Re “Trump is already making America great again” letter by John E Bonsignor.
Mr. Bonsignor argues that President Trump has found the elixir to make us better. He provides several examples, but I’ll focus on the measurable economic ones.
Some coal miners are back to work in West Virginia, but during Trump’s first five months in office, 1,000 new coal jobs were reported - compared to the 1,000 new coal jobs reported during the five months between July and November of President Obama’s last year in office. It’s hard to conclude anything other than a continuation of a trend that began under Obama.
While campaigning, Trump blamed the decline in jobs like coal mining on Obama’s policies. The coal-mining decline began in the 1970s. As Robert Murray, founder and chief executive officer of Murray Energy, the largest privately-held coal miner in the U.S., said of Trump’s comments about coal mining jobs: “He can’t bring them back.”
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The stock market has broken more records. New York University Professor Edward Wolff concluded that in 2013, the top 20 percent of Americans owned 92 percent of the stock. While the stock market breaks records, the middle-class, working-class, and the lower-class, including many Trump supporters, will see little benefit.
The unemployment rate is down. President Trump inherited an economy that saw 75 consecutive months of job growth under President Obama. Could it be that President Trump is reaping the benefits of President Obama’s economic policies?
Despite the job growth, wage stagnation has stifled the middle-class for the past 50 years. The gains from tremendous productivity increases did not go to those who do the work. The financial gains went to the wealthy. Most job growth is in low- and minimum-wage service industries. Off-shoring is partly to blame, yet Ivanka Trump’s products are manufactured overseas.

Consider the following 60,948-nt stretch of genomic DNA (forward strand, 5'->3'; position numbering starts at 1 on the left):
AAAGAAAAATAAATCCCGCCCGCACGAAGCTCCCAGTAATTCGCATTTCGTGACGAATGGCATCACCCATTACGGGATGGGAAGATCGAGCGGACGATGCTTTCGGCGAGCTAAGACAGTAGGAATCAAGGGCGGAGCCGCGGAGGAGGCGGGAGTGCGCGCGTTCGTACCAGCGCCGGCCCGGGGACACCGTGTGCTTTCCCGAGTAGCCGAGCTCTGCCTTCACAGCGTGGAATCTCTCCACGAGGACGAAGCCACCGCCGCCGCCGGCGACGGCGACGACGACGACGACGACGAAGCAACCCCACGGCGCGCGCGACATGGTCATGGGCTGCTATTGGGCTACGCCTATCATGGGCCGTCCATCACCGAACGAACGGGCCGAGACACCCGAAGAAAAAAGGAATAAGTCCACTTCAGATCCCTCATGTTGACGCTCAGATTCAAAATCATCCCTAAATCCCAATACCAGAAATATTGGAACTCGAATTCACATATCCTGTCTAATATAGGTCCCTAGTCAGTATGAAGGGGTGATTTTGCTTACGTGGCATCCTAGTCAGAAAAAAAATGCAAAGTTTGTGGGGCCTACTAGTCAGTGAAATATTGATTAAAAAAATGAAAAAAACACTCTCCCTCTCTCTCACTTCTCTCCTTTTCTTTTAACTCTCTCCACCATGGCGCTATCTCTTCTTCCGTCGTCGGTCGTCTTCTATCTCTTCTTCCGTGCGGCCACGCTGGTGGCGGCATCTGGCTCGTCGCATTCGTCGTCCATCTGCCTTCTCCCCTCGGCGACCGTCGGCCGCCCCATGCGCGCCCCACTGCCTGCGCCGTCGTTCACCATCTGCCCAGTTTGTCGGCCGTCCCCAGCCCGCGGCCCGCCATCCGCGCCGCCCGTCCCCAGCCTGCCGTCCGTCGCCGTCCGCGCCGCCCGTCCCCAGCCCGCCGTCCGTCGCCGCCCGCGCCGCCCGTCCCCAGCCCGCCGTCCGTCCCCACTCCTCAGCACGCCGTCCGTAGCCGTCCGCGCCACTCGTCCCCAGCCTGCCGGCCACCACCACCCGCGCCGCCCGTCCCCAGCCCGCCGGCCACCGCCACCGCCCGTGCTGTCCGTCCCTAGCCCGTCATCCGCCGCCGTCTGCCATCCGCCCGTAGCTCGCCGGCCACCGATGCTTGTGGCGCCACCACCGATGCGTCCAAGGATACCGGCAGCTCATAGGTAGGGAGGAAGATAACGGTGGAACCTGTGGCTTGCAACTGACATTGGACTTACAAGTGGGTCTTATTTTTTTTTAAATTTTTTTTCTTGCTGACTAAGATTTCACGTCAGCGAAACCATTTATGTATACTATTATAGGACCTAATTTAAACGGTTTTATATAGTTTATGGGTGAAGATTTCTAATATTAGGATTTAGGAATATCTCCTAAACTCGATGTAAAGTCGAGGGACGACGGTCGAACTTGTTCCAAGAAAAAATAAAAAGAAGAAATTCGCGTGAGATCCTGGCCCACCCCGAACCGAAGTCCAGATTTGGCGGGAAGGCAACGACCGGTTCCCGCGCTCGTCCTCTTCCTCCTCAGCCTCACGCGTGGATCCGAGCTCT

The minimum wage has nearly $4 less purchasing power than in 1968 and many family breadwinners rely on minimum wage jobs as their main source of income.
Renewed confidence in businesses as bureaucratic red tape is slowly being diminished? Not correct. The Conference Board measure of CEO confidence declined during the second quarter 68 to 61. Measures above 50 indicate more positive than negative, but there was still a decline. Expectations were high early in the Trump administration, but developments such as the failure of healthcare legislation might dampen those expectations.
Just as telling may be consumer confidence. Consumer spending is about 70 percent of the economy. If people aren’t spending money, the economy shrinks. In June, consumer confidence fell to 94 from 98. Optimism still outweighs pessimism, but consumer confidence was below 60 when President Obama took office, a time when nearly 800,000 jobs were lost during his first month. Although the trend has fluctuated, it’s been upward for the last eight years.
Magic elixirs to cure our ills come and go, but none have worked. The economy hasn’t gotten worse since President Obama - but that’s not great.
The writer lives in Myrtle Beach.